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[Psoas abscesses. Genesis, diagnosis, and therapy].
Chirurg. 2003 Jul; 74(7):677-82.C

Abstract

BACKGROUND

A psoas abscess is a rarely encountered entity with various etiologies and nonspecific clinical presentation, frequently resulting in delayed diagnosis, increased morbidity, and prolonged or recurrent hospitalization.

PATIENTS AND METHODS

Between January 1996 and January 2002 we treated ten patients (approximately 54.8, 5 males,5 females). These cases were analyzed retrospectively relative to a review of the literature.

RESULTS

CT scanning was decisive in the final diagnosis of psoas abscess. Primary psoas abscess occurred in four cases and six patients had secondary abscesses. In all except one case, the psoas abscess was located on the right side. The causes of primary abscesses were retroperitoneal perforated appendicitis, paravertebral injections for lumboischialgia, Pott's disease, and repeated intravenous drug application in the groin. Five patients underwent retroperitoneal open drainage and four patients CT-guided drainage. One patient with retroperitoneal perforated appendicitis was treated by laparotomy. Staphylococcus aureus, Bacteroides fragilis, and Escherichia coli were the most common infective agents. There was no postoperative mortality and no cases of abscess recurred.

CONCLUSIONS

CT scan is a diagnostic "gold standard" for psoas abscess. CT-guided drainage is the method of first choice, but is not possible in all cases. Open retroperitoneal drainage is a standard method of treatment. Postoperative antibiotic therapy is obligatory and should be adapted individually.

Authors+Show Affiliations

II.Chirurgischer Lehrstuhl der Universität zu Köln, Klinikum Cologne-Merheim. michael.korenkov@uni-koeln.deNo affiliation info availableNo affiliation info availableNo affiliation info availableNo affiliation info available

Pub Type(s)

Case Reports
English Abstract
Journal Article

Language

ger

PubMed ID

12883797

Citation

Korenkov, M, et al. "[Psoas Abscesses. Genesis, Diagnosis, and Therapy]." Der Chirurg; Zeitschrift Fur Alle Gebiete Der Operativen Medizen, vol. 74, no. 7, 2003, pp. 677-82.
Korenkov M, Yücel N, Schierholz JM, et al. [Psoas abscesses. Genesis, diagnosis, and therapy]. Chirurg. 2003;74(7):677-82.
Korenkov, M., Yücel, N., Schierholz, J. M., Goh, P., & Troidl, H. (2003). [Psoas abscesses. Genesis, diagnosis, and therapy]. Der Chirurg; Zeitschrift Fur Alle Gebiete Der Operativen Medizen, 74(7), 677-82.
Korenkov M, et al. [Psoas Abscesses. Genesis, Diagnosis, and Therapy]. Chirurg. 2003;74(7):677-82. PubMed PMID: 12883797.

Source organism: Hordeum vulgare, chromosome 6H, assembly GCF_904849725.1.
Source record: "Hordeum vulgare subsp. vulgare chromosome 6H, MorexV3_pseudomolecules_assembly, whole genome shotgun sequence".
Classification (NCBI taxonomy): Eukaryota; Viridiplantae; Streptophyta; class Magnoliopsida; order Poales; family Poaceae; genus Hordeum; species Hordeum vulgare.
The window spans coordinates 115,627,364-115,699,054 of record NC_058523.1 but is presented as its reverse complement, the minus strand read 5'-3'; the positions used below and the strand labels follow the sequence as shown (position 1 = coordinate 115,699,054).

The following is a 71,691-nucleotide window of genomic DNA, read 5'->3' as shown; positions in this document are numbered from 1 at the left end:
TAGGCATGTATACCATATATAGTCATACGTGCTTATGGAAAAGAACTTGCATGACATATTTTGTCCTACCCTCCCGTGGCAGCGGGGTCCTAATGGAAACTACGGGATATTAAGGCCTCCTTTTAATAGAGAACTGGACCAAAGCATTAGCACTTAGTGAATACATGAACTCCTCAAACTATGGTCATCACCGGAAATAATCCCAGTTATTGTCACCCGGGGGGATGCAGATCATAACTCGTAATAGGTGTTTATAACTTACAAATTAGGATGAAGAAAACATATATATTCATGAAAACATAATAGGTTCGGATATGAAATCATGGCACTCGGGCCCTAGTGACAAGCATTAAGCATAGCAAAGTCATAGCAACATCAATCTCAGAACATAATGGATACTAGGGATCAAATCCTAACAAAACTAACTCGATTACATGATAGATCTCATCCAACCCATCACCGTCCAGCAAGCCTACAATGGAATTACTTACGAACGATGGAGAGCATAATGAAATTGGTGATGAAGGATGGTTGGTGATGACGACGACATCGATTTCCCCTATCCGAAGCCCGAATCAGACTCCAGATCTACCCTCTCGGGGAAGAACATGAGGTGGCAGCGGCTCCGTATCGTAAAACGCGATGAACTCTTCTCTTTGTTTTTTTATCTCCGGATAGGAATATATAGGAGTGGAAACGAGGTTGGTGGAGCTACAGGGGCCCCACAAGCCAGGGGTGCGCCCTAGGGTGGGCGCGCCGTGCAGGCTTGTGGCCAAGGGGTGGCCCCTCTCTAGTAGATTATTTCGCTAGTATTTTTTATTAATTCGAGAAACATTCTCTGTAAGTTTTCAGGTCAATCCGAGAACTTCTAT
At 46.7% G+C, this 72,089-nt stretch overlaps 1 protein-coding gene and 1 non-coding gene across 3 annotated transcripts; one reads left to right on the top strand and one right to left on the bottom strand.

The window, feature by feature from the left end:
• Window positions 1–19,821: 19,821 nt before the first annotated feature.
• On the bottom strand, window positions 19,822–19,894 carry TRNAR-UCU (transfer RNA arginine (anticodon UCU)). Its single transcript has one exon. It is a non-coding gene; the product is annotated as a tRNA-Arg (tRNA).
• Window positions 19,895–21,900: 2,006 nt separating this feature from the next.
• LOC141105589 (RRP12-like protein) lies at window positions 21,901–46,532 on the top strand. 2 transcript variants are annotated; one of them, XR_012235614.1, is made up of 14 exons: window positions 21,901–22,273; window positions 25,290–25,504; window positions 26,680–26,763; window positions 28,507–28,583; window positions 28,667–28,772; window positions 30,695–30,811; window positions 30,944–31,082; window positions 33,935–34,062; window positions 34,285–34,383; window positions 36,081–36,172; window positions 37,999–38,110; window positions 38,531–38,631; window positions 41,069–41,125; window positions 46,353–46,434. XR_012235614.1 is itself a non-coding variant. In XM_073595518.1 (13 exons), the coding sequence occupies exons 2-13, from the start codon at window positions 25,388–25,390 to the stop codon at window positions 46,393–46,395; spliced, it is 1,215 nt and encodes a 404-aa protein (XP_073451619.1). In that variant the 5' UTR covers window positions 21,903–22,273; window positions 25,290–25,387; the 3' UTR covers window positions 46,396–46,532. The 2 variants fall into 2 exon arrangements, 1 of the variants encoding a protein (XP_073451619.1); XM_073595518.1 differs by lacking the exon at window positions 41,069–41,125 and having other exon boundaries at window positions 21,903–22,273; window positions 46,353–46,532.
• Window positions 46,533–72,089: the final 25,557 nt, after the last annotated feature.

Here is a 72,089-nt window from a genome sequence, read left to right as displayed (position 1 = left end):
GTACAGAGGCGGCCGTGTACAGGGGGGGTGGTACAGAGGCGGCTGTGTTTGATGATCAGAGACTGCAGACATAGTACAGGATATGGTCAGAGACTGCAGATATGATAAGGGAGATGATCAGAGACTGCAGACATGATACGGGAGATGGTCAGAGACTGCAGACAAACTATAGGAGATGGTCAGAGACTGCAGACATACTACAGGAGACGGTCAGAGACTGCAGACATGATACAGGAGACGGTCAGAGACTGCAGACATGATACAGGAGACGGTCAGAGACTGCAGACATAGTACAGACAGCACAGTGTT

* Article titles in AMA citation format should be in sentence-case
TY - JOUR T1 - [Psoas abscesses. Genesis, diagnosis, and therapy]. AU - Korenkov,M, AU - Yücel,N, AU - Schierholz,J M, AU - Goh,P, AU - Troidl,H, PY - 2003/7/29/pubmed PY - 2003/12/11/medline PY - 2003/7/29/entrez SP - 677 EP - 82 JF - Der Chirurg; Zeitschrift fur alle Gebiete der operativen Medizen JO - Chirurg VL - 74 IS - 7 N2 - BACKGROUND: A psoas abscess is a rarely encountered entity with various etiologies and nonspecific clinical presentation, frequently resulting in delayed diagnosis, increased morbidity, and prolonged or recurrent hospitalization. PATIENTS AND METHODS: Between January 1996 and January 2002 we treated ten patients (approximately 54.8, 5 males,5 females). These cases were analyzed retrospectively relative to a review of the literature. RESULTS: CT scanning was decisive in the final diagnosis of psoas abscess. Primary psoas abscess occurred in four cases and six patients had secondary abscesses. In all except one case, the psoas abscess was located on the right side. The causes of primary abscesses were retroperitoneal perforated appendicitis, paravertebral injections for lumboischialgia, Pott's disease, and repeated intravenous drug application in the groin. Five patients underwent retroperitoneal open drainage and four patients CT-guided drainage. One patient with retroperitoneal perforated appendicitis was treated by laparotomy. Staphylococcus aureus, Bacteroides fragilis, and Escherichia coli were the most common infective agents. There was no postoperative mortality and no cases of abscess recurred. CONCLUSIONS: CT scan is a diagnostic "gold standard" for psoas abscess. CT-guided drainage is the method of first choice, but is not possible in all cases. Open retroperitoneal drainage is a standard method of treatment. Postoperative antibiotic therapy is obligatory and should be adapted individually. SN - 0009-4722 UR - https://www.unboundmedicine.com/medline/citation/12883797/[Psoas_abscesses__Genesis_diagnosis_and_therapy]_ DB - PRIME DP - Unbound Medicine ER -